Do states trump Bill of Rights on firearms?
AG claims federal Constitution has limited jurisdiction over Californians
Posted: September 20, 2002
By Jon Dougherty
? 2002 WorldNetDaily.com
The right of individuals to keep and bear arms may have some validity on
the federal level, but states have a right to regulate and ban firearm
ownership among the people, says California Attorney General Bill Lockyer.
In a letter sent earlier this month to David Codrea, co-founder of Citizens
of America, a California-based gun-rights organization, Lockyer said that
while his duty is to enforce the laws of his state and the nation, "the
responsibilities of my office do not permit me to independently interpret
the state and federal Constitutions or the statutes written pursuant to
"The federal and state courts interpreting the scope and meaning of the
Second Amendment in California's jurisdiction ... have consistently reached
two conclusions, both of which are clear and unambiguous," said Lockyer.
"The Second Amendment limits only the powers of the federal government, not
those of the states; and the 'right to keep and bear arms' under the Second
Amendment is not an individual right to possess firearms, but a collective
right of the States to keep and maintain a 'well-regulated militia.'"
To support his conclusion, Lockyer cited a 1939 U.S. Supreme Court ruling
[United States v. Miller], and two U.S. 9th Circuit Court rulings [Hickman
v. Block (1995) and Fresno Rifle Club v. Van de Kamp (1992)].
"Likewise," he continued, "the California Supreme Court has determined that
laws passed by the state legislature which address gun control can be
valid." To support that conclusion, Lockyer cited state high court passages
noting that the California Constitution did not contain a right of its
citizens "to keep and bear arms."
"I am deeply committed to the preservation and protection of the system of
government our founding fathers established for our country more than 200
years ago, including the Bill of Rights," he wrote. "I am also honored that
the people of California elected me to a position sworn to uphold and
protect both the California and United States Constitutions as the chief
law officer of our state."
Lockyer's interpretation of individual gun rights appears at odds with
those of U.S. Attorney General John Ashcroft.
"The text and the original intent of the Second Amendment clearly protect
the right of individuals to keep and bear firearms," Ashcroft said in a May
17, 2001, letter to James Jay Baker, executive director of the National
Rifle Association's Institute for Legislative Action.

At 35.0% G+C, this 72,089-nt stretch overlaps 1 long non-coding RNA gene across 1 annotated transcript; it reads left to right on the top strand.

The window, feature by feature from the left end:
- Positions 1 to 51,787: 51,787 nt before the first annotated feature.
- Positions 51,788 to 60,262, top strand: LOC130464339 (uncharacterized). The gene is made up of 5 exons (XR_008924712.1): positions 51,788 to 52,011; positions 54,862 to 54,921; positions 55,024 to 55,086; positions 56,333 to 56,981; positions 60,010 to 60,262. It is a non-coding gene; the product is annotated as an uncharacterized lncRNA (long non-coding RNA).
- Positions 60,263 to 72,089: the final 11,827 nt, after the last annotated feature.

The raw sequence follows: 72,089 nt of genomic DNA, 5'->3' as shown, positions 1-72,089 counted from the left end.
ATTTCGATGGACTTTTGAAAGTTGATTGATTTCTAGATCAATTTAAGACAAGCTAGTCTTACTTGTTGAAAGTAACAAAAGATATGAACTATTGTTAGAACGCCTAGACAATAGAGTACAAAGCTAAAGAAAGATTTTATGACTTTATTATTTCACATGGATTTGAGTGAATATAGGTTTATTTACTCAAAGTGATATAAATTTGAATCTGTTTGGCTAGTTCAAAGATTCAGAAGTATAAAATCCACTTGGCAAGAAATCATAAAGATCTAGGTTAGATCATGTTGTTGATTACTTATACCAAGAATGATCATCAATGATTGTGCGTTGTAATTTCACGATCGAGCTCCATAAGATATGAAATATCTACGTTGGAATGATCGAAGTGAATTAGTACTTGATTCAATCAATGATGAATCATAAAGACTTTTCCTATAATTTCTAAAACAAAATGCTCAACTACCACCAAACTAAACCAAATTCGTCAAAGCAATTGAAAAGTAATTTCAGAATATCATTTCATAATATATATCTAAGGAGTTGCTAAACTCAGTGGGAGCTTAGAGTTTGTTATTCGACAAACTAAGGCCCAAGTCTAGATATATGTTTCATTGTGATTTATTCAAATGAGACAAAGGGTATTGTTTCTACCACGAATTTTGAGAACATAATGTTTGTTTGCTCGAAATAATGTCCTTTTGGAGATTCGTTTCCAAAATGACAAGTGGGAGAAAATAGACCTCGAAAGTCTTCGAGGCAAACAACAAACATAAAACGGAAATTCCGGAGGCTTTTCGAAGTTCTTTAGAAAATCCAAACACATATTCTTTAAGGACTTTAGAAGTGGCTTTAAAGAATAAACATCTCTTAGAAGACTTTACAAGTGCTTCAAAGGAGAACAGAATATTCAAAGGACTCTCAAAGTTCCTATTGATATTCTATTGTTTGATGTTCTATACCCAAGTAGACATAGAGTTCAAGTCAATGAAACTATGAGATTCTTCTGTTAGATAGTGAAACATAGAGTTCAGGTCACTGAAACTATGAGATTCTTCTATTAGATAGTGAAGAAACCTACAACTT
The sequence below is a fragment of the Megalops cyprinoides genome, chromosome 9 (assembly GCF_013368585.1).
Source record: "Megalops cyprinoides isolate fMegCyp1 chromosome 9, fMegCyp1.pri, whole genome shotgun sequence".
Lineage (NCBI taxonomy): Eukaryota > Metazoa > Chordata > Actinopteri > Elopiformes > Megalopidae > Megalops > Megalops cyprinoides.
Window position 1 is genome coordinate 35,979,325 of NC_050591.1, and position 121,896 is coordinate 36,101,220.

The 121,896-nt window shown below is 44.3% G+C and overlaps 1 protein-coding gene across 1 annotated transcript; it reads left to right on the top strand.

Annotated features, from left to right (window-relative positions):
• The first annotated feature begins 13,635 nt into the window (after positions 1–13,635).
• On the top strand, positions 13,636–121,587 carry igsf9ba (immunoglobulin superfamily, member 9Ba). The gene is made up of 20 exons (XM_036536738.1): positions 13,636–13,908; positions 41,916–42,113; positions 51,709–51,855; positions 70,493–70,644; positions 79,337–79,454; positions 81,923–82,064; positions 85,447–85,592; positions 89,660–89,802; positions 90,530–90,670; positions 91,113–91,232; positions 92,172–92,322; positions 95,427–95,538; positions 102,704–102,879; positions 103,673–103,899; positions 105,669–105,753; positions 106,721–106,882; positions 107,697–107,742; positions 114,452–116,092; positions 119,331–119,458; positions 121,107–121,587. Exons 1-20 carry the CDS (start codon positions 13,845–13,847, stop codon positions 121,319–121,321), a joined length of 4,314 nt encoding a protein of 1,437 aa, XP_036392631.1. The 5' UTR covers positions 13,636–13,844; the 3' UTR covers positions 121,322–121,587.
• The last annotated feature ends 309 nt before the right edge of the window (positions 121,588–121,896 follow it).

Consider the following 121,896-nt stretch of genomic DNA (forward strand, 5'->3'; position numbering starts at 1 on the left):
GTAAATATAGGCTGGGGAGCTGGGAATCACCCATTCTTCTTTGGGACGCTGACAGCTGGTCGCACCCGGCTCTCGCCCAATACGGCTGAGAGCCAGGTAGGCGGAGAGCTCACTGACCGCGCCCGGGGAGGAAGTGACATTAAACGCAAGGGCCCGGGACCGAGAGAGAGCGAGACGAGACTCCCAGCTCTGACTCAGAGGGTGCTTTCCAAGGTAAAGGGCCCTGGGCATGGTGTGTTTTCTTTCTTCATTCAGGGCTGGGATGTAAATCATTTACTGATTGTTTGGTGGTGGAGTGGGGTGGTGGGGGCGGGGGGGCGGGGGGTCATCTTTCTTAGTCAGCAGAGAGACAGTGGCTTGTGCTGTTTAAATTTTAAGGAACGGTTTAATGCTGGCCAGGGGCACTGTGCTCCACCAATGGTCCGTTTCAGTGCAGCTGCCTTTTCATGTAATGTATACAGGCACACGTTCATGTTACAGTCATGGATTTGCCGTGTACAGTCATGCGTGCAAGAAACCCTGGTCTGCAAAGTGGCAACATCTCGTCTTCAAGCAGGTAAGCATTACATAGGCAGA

Since then, the U.S. 5th Circuit Court of Appeals, in U.S. v. Emerson, has
supported Ashcroft's opinion, ruling in that case that the Second Amendment
guarantees the right of a private citizen to keep and bear arms,
"regardless of whether the particular individual is then actually a member
of the militia."
In addition, last May the Justice Department reversed a long-held
government policy by affirming that the Second Amendment protects an
individual's right to possess firearms. The opinion was in the form of a
brief filed with the Supreme Court.
Citizens of America officials say Lockyer is out of step with 18 other
state attorneys general, each of whom have signed a letter initiated by
Alabama Attorney General Bill Pryor in July aligning themselves with
"We agree that this is the proper reading of the Second Amendment, and that
this policy best protects the fundamental interest of Americans in security
and self-preservation," said the letter.
Signers included attorneys general from Delaware, Georgia, Idaho, Kentucky,
Montana, Nebraska, North Dakota, Oklahoma, Pennsylvania, South Carolina,
South Dakota, Tennessee, Texas, Utah, Virginia, West Virginia and Wyoming.
Codrea says using Lockyer's logic, "California can also deny our rights of
equal protection, free speech, free press, religion and assembly."
State Sen. Dick Ackerman, a Republican from California's 33rd district and
Lockyer opponent in the November election, pledged to uphold Ashcroft's
interpretation of the Second Amendment.
"Sen. Ackerman will sign the letter agreeing with U.S. Attorney General
Ashcroft's interpretation of the Second Amendment, should he be elected
attorney general," said Paul Dress, Ackerman's campaign manager, in a Sept.
13 letter to Citizens of America.
Early legal scholars also believed the Second Amendment was an individual
"No clause in the Constitution could by any rule of construction be
conceived to give the Congress a power to disarm the people," wrote William
Rawle in his 1825 text, "View of the Constitution."
"Such a flagitious attempt could only be made under a general pretence by a
state legislature," wrote Rawle who was offered the job as the nation's
first attorney general by George Washington but declined. "But if in any
pursuit of an inordinate power either should attempt it, this [Second]
amendment may be appealed to as a restraint on both."
Rawle's text was the standard for constitutional law taught at Harvard
until 1845 and at Dartmouth until 1860.